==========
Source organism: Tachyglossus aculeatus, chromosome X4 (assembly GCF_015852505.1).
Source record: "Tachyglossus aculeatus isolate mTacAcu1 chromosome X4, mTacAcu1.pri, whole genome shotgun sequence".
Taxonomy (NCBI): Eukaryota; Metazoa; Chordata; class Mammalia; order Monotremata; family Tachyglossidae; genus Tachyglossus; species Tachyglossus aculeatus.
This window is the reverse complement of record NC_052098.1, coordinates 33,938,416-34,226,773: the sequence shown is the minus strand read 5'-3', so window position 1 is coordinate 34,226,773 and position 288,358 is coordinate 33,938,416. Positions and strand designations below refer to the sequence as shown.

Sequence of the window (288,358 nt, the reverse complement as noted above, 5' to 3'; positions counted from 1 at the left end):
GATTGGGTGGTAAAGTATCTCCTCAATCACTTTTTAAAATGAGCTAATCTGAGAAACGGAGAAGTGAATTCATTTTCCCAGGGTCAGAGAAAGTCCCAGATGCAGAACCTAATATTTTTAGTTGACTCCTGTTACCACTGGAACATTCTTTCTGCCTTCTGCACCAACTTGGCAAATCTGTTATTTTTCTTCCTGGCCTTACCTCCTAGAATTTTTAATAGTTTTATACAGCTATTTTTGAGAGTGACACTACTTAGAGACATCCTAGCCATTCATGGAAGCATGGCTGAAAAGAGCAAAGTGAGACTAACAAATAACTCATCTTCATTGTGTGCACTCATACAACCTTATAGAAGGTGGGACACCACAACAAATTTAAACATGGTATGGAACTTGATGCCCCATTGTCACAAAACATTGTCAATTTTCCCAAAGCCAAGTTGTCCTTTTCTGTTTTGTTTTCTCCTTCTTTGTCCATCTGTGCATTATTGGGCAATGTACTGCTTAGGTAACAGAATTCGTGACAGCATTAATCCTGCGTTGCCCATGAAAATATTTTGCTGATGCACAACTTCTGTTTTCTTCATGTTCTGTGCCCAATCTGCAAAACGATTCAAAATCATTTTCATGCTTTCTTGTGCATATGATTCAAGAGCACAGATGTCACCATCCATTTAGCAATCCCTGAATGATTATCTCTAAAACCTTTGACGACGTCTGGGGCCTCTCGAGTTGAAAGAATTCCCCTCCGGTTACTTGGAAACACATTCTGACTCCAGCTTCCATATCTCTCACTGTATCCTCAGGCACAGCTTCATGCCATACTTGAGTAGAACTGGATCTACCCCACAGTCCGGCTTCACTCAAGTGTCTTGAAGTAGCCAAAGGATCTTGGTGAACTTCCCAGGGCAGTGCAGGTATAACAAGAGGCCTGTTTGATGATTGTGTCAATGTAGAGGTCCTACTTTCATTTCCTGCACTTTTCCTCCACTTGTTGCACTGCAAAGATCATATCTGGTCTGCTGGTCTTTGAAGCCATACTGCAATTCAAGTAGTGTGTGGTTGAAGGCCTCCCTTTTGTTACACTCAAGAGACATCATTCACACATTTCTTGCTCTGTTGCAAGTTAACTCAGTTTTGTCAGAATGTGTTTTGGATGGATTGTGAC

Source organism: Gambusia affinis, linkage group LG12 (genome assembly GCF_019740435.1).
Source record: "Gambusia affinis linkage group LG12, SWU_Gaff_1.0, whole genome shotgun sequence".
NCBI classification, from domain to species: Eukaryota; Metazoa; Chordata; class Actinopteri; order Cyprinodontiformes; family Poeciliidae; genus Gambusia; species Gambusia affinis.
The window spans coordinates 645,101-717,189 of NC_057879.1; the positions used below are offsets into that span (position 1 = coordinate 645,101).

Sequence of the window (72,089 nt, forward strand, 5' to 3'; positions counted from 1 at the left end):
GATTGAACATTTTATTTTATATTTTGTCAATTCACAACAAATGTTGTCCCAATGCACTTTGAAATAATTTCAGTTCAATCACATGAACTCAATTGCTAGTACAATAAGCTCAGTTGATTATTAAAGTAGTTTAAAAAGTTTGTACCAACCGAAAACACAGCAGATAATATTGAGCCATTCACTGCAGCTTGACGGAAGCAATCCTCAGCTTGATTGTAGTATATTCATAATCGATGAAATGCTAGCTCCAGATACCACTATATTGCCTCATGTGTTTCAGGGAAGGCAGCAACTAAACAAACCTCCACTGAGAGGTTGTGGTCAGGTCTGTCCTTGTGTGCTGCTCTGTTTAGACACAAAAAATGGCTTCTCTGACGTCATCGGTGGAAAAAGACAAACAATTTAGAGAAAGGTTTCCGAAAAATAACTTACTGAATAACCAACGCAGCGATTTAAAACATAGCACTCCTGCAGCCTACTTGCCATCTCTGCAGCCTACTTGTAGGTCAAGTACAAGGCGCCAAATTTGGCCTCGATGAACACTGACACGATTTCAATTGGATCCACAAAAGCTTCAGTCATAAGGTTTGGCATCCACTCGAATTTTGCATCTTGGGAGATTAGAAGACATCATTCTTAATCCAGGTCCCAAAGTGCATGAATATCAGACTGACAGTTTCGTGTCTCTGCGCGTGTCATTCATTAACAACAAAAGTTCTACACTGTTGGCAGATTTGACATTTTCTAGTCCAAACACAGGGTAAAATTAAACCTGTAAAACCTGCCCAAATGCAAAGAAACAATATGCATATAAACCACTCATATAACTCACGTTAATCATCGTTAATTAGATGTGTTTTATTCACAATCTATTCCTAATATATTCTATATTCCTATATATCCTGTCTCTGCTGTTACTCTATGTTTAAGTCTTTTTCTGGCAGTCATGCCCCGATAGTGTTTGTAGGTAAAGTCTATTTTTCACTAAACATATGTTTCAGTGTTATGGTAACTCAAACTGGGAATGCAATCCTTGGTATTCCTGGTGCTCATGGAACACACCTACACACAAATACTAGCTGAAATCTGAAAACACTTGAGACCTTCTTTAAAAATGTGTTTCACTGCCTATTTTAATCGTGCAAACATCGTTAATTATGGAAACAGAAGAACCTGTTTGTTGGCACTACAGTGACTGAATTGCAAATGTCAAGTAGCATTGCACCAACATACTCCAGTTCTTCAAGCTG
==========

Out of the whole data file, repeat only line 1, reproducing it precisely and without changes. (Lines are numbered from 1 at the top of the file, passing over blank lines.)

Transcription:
Source organism: Tachyglossus aculeatus, chromosome X4 (assembly GCF_015852505.1).